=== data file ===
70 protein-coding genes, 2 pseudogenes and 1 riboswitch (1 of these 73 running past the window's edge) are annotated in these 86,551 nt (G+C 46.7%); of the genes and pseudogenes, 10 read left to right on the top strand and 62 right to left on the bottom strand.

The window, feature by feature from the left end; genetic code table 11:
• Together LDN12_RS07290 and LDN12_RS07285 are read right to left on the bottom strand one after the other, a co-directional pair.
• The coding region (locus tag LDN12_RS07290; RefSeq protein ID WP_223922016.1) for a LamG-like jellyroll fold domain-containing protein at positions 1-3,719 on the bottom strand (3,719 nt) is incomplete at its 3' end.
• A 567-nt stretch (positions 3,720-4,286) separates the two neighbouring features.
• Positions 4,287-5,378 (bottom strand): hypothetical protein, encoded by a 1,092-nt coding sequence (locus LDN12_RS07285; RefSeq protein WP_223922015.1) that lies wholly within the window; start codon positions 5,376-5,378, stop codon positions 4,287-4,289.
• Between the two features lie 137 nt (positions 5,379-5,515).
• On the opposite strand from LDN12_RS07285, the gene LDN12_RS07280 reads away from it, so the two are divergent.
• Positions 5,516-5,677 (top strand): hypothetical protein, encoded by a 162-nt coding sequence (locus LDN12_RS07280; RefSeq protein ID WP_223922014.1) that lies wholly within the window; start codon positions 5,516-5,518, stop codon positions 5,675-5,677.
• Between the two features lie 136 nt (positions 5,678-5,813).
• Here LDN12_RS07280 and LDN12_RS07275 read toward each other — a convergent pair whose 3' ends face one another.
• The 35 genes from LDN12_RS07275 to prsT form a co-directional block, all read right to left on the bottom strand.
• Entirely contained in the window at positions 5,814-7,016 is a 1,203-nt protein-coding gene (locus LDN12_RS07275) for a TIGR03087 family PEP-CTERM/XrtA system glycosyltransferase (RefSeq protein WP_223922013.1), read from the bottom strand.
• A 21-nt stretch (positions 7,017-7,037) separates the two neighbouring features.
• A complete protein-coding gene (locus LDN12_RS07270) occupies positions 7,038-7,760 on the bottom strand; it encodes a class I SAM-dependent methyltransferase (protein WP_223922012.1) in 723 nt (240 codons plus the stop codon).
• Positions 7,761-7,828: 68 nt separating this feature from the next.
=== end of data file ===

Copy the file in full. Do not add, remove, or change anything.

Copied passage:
70 protein-coding genes, 2 pseudogenes and 1 riboswitch (1 of these 73 running past the window's edge) are annotated in these 86,551 nt (G+C 46.7%); of the genes and pseudogenes, 10 read left to right on the top strand and 62 right to left on the bottom strand.

The window, feature by feature from the left end; genetic code table 11:
• Together LDN12_RS07290 and LDN12_RS07285 are read right to left on the bottom strand one after the other, a co-directional pair.
• The coding region (locus tag LDN12_RS07290; RefSeq protein ID WP_223922016.1) for a LamG-like jellyroll fold domain-containing protein at positions 1-3,719 on the bottom strand (3,719 nt) is incomplete at its 3' end.
• A 567-nt stretch (positions 3,720-4,286) separates the two neighbouring features.
• Positions 4,287-5,378 (bottom strand): hypothetical protein, encoded by a 1,092-nt coding sequence (locus LDN12_RS07285; RefSeq protein WP_223922015.1) that lies wholly within the window; start codon positions 5,376-5,378, stop codon positions 4,287-4,289.
• Between the two features lie 137 nt (positions 5,379-5,515).
• On the opposite strand from LDN12_RS07285, the gene LDN12_RS07280 reads away from it, so the two are divergent.
• Positions 5,516-5,677 (top strand): hypothetical protein, encoded by a 162-nt coding sequence (locus LDN12_RS07280; RefSeq protein ID WP_223922014.1) that lies wholly within the window; start codon positions 5,516-5,518, stop codon positions 5,675-5,677.
• Between the two features lie 136 nt (positions 5,678-5,813).
• Here LDN12_RS07280 and LDN12_RS07275 read toward each other — a convergent pair whose 3' ends face one another.
• The 35 genes from LDN12_RS07275 to prsT form a co-directional block, all read right to left on the bottom strand.
• Entirely contained in the window at positions 5,814-7,016 is a 1,203-nt protein-coding gene (locus LDN12_RS07275) for a TIGR03087 family PEP-CTERM/XrtA system glycosyltransferase (RefSeq protein WP_223922013.1), read from the bottom strand.
• A 21-nt stretch (positions 7,017-7,037) separates the two neighbouring features.
• A complete protein-coding gene (locus LDN12_RS07270) occupies positions 7,038-7,760 on the bottom strand; it encodes a class I SAM-dependent methyltransferase (protein WP_223922012.1) in 723 nt (240 codons plus the stop codon).
• Positions 7,761-7,828: 68 nt separating this feature from the next.